Other than a bungee jump, sports activities which have taken place in the mine include soccer games and even windsurfing on the subterranean lake! Of course, those weren’t in the days when the mine was in operation. Now there are areas that can be rented out for formal dinners, weddings and even concerts.
7. The mine has four chapels
As can be imagined, conditions within the mine weren’t the best. As such, the miners created four chapels to pray in. Princess Kinga of the 13th century is the patron saint of the mine. The grand St. Kinga’s Chapel is dedicated to her and has a large salt statue in her honor. This is also where you can see several of the chandeliers with their rock salt crystals.
8. Horses lowered into the mine to work could never leave
This next fact might be unpleasant to modern-day environmentalists. Horses were used to turn the “horse treadmills.” Those are the pully contraptions you see in movies where horses turn a winch to raise and lower baskets. To get the horses into the mine, they were lowered on a harness, which was probably a terrifying experience for the horse. It was also a one-way trip, as no one needed or wanted to lift the horse back out of the mine. Thanks to the aforementioned preserving nature of salt, the treadmills can still be operated, although the horses are long gone.
9. Most table salt is rock salt from mines
This was a surprise to me. I always assumed that all table salt was from the sea, but it turns out that sea salt is usually called just that, while table salt is rock salt and almost always comes from mines. Himalayan salt is also just rock salt, and from Pakistan, not the Himalayas. Since the salt is in its natural form, there’s no harm in licking the walls…if you can find a spot that hasn’t been touched by the countless millions of visitors before you.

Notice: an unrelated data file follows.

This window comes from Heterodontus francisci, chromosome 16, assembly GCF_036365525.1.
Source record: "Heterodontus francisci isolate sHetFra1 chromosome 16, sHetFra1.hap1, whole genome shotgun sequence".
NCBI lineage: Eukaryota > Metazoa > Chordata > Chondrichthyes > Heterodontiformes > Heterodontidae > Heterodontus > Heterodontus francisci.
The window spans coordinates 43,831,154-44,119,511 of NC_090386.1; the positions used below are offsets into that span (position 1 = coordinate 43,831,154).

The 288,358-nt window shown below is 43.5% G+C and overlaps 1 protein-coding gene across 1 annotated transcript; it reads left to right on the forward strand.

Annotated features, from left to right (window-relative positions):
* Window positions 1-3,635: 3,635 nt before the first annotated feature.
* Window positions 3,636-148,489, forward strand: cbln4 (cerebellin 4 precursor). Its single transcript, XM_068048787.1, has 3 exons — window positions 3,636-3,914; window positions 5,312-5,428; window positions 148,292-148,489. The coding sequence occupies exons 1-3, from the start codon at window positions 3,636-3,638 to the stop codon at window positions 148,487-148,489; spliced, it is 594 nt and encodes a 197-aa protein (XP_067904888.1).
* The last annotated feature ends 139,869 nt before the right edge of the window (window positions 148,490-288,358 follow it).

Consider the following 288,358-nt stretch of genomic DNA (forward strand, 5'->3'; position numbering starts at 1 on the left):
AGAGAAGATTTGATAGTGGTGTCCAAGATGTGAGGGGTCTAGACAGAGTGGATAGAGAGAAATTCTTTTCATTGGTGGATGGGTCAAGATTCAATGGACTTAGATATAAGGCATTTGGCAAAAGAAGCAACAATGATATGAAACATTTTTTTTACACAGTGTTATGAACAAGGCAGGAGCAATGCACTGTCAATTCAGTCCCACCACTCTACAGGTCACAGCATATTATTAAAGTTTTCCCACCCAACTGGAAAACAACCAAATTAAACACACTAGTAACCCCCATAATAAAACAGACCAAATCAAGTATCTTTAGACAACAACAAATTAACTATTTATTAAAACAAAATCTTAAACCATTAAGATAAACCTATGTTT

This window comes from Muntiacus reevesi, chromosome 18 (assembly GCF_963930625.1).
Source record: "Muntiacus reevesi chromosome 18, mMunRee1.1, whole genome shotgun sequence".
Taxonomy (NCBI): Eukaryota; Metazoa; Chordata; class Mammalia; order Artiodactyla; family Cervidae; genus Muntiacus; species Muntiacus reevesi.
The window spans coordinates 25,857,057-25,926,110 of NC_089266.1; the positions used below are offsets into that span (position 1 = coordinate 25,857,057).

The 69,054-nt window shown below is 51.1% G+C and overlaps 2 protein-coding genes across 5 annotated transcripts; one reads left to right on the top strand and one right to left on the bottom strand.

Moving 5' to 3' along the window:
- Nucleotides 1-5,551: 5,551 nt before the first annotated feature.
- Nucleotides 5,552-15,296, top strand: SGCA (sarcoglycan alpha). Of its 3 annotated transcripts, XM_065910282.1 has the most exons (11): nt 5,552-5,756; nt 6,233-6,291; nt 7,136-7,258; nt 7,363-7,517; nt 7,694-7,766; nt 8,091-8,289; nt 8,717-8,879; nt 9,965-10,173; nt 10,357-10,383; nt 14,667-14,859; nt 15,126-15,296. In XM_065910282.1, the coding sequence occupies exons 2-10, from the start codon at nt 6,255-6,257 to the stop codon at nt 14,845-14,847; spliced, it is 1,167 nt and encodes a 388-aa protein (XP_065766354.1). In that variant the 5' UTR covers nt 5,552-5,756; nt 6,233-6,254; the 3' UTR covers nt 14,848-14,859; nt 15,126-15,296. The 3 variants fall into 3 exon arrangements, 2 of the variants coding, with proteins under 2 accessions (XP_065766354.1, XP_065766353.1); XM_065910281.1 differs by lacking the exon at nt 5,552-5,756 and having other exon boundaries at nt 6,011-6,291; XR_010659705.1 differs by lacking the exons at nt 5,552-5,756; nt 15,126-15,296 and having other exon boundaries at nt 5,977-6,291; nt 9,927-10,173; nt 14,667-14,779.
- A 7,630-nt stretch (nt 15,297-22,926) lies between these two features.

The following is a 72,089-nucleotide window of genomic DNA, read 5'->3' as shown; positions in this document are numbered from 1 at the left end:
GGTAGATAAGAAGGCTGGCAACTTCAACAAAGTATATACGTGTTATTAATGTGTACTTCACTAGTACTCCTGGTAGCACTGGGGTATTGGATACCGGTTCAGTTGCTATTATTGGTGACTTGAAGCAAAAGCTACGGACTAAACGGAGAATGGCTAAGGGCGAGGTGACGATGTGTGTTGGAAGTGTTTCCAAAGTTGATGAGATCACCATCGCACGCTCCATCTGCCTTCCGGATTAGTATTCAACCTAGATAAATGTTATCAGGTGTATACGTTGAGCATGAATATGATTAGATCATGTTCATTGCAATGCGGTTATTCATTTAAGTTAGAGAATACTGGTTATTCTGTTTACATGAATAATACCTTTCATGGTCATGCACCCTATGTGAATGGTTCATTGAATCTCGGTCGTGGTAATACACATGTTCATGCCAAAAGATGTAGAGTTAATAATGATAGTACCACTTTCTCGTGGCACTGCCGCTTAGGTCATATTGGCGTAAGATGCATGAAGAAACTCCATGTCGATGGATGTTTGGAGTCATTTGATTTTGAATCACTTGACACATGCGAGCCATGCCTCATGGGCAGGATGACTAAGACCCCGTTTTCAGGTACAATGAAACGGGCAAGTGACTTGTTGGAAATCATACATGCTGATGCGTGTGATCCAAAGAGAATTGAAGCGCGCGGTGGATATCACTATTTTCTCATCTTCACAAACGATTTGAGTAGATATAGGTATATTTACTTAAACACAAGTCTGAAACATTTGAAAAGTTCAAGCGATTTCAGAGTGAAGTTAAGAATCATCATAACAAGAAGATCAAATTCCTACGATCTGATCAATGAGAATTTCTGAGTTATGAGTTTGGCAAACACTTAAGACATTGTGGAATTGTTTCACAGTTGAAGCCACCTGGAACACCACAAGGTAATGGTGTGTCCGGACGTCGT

10. There is a private rehabilitation and wellness complex underground
I think the coolest fact about the salt mine is the “hidden” wellness center in the lower levels of the mine. For as little as $40 a night, you can spend time underground breathing in some of the cleanest air in the world. Something I look forward to experiencing myself on my next trip to Krakow.
How to Visit the Salt Mine in Krakow
The easiest and cheapest way to get to the salt mine is by train. Leaving from the main train station in Krakow every half an hour, the train takes about 20-30 minutes and costs less than $1. Another easy option is to take the 304 bus from the city center for just over $1.
Otherwise, there are tour companies throughout the city and nearly every hotel and hostel offers tours to the mine. They usually cost around $40-50 and include the entrance fee.
- Location: Daniłowicza 10, 32-020 Wieliczka, Poland
- Nov-Mar: Mon-Sun 8:00 to 17:00
- Apr-Oct: Mon-Sun 7:30 to 19:30
- Admission: Adults – 89-94 PLN (about $25); children and students – 69-74 PLN (about $20)
- Phone: (+48) 12 278 73 02
- Website: Wieliczka Salt Mine
- What to bring: Warm clothes and comfortable walking shoes. The mine has a constant temperature around 59°F and as mentioned, it’s about 2 miles of walking.
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- Click here to read about my first adventure in Krakow back in 2015.
- A Humbling Day in Auschwitz
- Taking a Homemade Pierogi Class with Krakow Urban Adventures
Here’s some extra reading to save hundreds on your next vacation or stage of your journey.